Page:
Sharing Of Feelings
The society Lowry depicts in the world is a utopian society a perfect world as envisioned by its creators, it has eliminated fear, pain, hunger, illness, conflict, and hatred. These are all things that most of us would like to eliminate in our society but we have not. In our society, we freely feel human emotion. In The Giver, in chapter one, we learn about the “sharing of feelings” that happens each night. Families sit down and share how they are feeling about the day. This seems like a good idea, but we quickly learn that though they talk about how they feel, they are stifled by emotions and not allowed to use certain words to express how they are truly feeling. In our society people are free to talk about exactly how they’re feeling, you see it on their faces when they laugh, smile, cry, etc… We value feelings and the ability to express them.
Society In The Giver
In The Giver Society, we learn that a family starts with one man and one woman, they must apply to have children, and can only have two – one girl and one boy. The child is not carried or born from the mom. The couple who wants a child has to apply for them and the committee of elders decides if they are ready. In our society anyone can have children – they family unit is not always one man and one woman, families consist of two woman, two men, etc… Also in our society, you do not have to apply to have children, you have them when you are ready to do so. Also in our society we do not limit the number of children someone can have – you can have none or as many as you want.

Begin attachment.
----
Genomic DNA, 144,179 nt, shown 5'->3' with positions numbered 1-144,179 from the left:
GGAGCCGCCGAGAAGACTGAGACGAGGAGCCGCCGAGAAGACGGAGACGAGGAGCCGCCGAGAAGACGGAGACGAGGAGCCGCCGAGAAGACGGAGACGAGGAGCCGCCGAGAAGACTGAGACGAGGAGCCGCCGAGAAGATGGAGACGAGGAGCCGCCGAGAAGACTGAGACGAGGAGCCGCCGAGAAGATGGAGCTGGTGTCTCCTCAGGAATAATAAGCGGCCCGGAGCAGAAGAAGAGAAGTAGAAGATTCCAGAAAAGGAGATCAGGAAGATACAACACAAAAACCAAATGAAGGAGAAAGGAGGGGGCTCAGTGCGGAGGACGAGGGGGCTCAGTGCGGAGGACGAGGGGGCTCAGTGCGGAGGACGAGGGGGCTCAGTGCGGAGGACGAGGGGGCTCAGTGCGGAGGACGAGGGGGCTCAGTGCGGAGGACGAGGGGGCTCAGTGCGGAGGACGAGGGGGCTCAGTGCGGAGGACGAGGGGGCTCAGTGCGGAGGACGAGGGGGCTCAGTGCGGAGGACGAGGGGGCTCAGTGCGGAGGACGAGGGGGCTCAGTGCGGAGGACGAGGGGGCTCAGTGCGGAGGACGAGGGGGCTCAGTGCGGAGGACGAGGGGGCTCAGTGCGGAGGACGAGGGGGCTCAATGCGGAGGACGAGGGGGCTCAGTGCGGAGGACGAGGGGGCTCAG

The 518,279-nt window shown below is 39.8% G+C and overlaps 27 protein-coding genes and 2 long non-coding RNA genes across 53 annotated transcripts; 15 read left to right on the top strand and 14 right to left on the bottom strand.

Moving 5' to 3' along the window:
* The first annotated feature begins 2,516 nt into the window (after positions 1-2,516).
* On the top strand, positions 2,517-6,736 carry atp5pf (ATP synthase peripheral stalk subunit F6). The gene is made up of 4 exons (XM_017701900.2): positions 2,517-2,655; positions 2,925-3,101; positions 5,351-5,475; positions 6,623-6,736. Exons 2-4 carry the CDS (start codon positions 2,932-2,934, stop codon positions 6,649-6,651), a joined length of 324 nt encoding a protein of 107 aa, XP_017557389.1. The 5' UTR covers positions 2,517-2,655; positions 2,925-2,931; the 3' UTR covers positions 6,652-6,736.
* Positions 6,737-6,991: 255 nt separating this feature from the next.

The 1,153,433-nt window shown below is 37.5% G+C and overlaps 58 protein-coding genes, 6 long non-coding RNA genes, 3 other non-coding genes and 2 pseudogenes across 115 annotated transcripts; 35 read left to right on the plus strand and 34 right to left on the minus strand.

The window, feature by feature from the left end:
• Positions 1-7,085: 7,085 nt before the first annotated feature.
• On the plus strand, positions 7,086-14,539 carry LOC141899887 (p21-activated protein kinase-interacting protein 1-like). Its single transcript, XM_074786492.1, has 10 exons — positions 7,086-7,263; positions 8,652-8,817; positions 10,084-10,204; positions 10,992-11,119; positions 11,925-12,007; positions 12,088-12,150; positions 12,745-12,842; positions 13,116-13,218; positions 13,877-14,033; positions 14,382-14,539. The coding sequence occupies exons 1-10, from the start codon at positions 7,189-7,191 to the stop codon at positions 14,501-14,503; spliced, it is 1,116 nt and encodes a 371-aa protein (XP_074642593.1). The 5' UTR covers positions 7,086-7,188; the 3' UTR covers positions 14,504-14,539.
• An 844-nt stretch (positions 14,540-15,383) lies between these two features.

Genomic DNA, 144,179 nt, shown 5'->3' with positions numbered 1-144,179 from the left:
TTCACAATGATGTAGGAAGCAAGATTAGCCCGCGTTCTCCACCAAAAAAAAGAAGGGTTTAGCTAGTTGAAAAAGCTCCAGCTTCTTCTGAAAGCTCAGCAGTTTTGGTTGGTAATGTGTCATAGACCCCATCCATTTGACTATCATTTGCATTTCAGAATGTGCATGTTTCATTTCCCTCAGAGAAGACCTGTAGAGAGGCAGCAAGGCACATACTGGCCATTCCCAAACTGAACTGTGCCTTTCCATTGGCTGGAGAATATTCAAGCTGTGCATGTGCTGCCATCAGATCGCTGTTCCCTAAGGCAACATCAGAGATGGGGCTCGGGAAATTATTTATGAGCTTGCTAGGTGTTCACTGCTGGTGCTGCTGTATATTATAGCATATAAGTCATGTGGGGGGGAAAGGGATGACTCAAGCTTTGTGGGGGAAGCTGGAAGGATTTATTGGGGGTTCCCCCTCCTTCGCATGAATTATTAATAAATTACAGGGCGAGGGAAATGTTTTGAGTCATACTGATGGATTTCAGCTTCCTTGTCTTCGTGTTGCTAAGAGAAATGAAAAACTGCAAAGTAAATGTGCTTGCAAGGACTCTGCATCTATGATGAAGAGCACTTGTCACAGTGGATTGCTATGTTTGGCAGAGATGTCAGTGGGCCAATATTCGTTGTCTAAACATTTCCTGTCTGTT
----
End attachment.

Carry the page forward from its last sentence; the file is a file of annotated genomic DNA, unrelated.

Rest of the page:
Community in the Novel
In The Giver society there are many rules determined by age. Reading the first few chapters we learn that at age one children are given a name and a family, at age four they receive jackets with buttons on the back, at age seven they receive jackets with buttons in the front, at eight they get clothes with pockets, at nine they get bikes, at ten they get new haircuts, at eleven they get gender-specific clothes, and at twelve they are given their community assignment, or job. In our society children are given names usually at birth, they get clothes with buttons whenever the family decides, same with pockets in their clothes, bikes, haircuts, etc.. there is not a committee of elders that determines these things, they are done by the parent(s).
In The Giver, chapters 7-9, we learn about the ceremony of 12. Jonas’s is lining up with his friends to hear what their community role will be. This role is basically the job of the person until they are released. In this community a 12-year-old is given their job! In our society twelve-year-olds are playing, going to school, and being a kid. We go to school until we graduate high school and then are given the opportunity to go into a work field, or receive more training in college.